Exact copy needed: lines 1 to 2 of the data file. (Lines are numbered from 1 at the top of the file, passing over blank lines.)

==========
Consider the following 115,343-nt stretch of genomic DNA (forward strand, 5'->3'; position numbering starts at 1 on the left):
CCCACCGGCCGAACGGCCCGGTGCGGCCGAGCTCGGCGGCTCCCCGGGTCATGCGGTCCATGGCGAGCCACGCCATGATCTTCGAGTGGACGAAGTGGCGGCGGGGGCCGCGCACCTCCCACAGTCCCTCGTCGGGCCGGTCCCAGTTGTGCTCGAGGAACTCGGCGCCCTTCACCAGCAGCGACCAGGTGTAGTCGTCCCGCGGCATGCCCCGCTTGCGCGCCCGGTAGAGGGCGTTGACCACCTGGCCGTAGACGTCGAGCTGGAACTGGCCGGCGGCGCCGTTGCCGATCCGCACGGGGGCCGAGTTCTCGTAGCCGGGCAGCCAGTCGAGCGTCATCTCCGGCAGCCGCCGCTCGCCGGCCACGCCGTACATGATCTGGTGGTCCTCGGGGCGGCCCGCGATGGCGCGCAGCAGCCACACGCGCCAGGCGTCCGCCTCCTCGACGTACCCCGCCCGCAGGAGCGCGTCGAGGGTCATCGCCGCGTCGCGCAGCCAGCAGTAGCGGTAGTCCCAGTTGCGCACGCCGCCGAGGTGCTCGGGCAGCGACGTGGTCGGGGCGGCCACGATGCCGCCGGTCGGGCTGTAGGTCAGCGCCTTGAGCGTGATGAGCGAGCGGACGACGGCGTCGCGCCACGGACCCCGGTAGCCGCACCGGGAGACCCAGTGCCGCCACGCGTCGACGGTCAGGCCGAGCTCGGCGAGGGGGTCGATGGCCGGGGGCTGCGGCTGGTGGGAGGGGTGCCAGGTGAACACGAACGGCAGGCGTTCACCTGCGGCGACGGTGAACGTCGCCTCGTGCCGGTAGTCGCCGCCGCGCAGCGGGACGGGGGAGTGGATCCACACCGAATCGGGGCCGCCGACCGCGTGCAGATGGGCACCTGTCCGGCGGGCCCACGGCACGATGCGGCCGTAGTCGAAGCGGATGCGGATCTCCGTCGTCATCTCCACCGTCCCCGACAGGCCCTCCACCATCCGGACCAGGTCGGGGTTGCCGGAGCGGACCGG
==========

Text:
Consider the following 115,343-nt stretch of genomic DNA (forward strand, 5'->3'; position numbering starts at 1 on the left):
CCCACCGGCCGAACGGCCCGGTGCGGCCGAGCTCGGCGGCTCCCCGGGTCATGCGGTCCATGGCGAGCCACGCCATGATCTTCGAGTGGACGAAGTGGCGGCGGGGGCCGCGCACCTCCCACAGTCCCTCGTCGGGCCGGTCCCAGTTGTGCTCGAGGAACTCGGCGCCCTTCACCAGCAGCGACCAGGTGTAGTCGTCCCGCGGCATGCCCCGCTTGCGCGCCCGGTAGAGGGCGTTGACCACCTGGCCGTAGACGTCGAGCTGGAACTGGCCGGCGGCGCCGTTGCCGATCCGCACGGGGGCCGAGTTCTCGTAGCCGGGCAGCCAGTCGAGCGTCATCTCCGGCAGCCGCCGCTCGCCGGCCACGCCGTACATGATCTGGTGGTCCTCGGGGCGGCCCGCGATGGCGCGCAGCAGCCACACGCGCCAGGCGTCCGCCTCCTCGACGTACCCCGCCCGCAGGAGCGCGTCGAGGGTCATCGCCGCGTCGCGCAGCCAGCAGTAGCGGTAGTCCCAGTTGCGCACGCCGCCGAGGTGCTCGGGCAGCGACGTGGTCGGGGCGGCCACGATGCCGCCGGTCGGGCTGTAGGTCAGCGCCTTGAGCGTGATGAGCGAGCGGACGACGGCGTCGCGCCACGGACCCCGGTAGCCGCACCGGGAGACCCAGTGCCGCCACGCGTCGACGGTCAGGCCGAGCTCGGCGAGGGGGTCGATGGCCGGGGGCTGCGGCTGGTGGGAGGGGTGCCAGGTGAACACGAACGGCAGGCGTTCACCTGCGGCGACGGTGAACGTCGCCTCGTGCCGGTAGTCGCCGCCGCGCAGCGGGACGGGGGAGTGGATCCACACCGAATCGGGGCCGCCGACCGCGTGCAGATGGGCACCTGTCCGGCGGGCCCACGGCACGATGCGGCCGTAGTCGAAGCGGATGCGGATCTCCGTCGTCATCTCCACCGTCCCCGACAGGCCCTCCACCATCCGGACCAGGTCGGGGTTGCCGGAGCGGACCGG